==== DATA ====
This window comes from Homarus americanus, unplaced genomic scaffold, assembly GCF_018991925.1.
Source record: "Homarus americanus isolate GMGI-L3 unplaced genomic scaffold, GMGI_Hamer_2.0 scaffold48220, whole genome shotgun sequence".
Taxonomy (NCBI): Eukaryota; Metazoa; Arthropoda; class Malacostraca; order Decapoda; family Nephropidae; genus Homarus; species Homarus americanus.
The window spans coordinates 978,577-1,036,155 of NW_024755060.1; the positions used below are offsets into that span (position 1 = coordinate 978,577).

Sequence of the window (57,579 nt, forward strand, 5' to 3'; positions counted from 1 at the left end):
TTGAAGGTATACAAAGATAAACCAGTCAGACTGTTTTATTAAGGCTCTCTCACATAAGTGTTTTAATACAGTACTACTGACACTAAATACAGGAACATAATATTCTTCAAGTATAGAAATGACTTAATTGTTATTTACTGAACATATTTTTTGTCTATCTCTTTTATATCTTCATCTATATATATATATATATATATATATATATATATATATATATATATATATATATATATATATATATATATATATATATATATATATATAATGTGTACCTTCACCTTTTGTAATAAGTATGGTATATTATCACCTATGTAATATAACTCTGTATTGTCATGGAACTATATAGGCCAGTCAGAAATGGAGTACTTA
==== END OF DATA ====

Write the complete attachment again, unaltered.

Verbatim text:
This window comes from Homarus americanus, unplaced genomic scaffold, assembly GCF_018991925.1.
Source record: "Homarus americanus isolate GMGI-L3 unplaced genomic scaffold, GMGI_Hamer_2.0 scaffold48220, whole genome shotgun sequence".
Taxonomy (NCBI): Eukaryota; Metazoa; Arthropoda; class Malacostraca; order Decapoda; family Nephropidae; genus Homarus; species Homarus americanus.
The window spans coordinates 978,577-1,036,155 of NW_024755060.1; the positions used below are offsets into that span (position 1 = coordinate 978,577).

Sequence of the window (57,579 nt, forward strand, 5' to 3'; positions counted from 1 at the left end):
TTGAAGGTATACAAAGATAAACCAGTCAGACTGTTTTATTAAGGCTCTCTCACATAAGTGTTTTAATACAGTACTACTGACACTAAATACAGGAACATAATATTCTTCAAGTATAGAAATGACTTAATTGTTATTTACTGAACATATTTTTTGTCTATCTCTTTTATATCTTCATCTATATATATATATATATATATATATATATATATATATATATATATATATATATATATATATATATATATATATATATATATATATATAATGTGTACCTTCACCTTTTGTAATAAGTATGGTATATTATCACCTATGTAATATAACTCTGTATTGTCATGGAACTATATAGGCCAGTCAGAAATGGAGTACTTA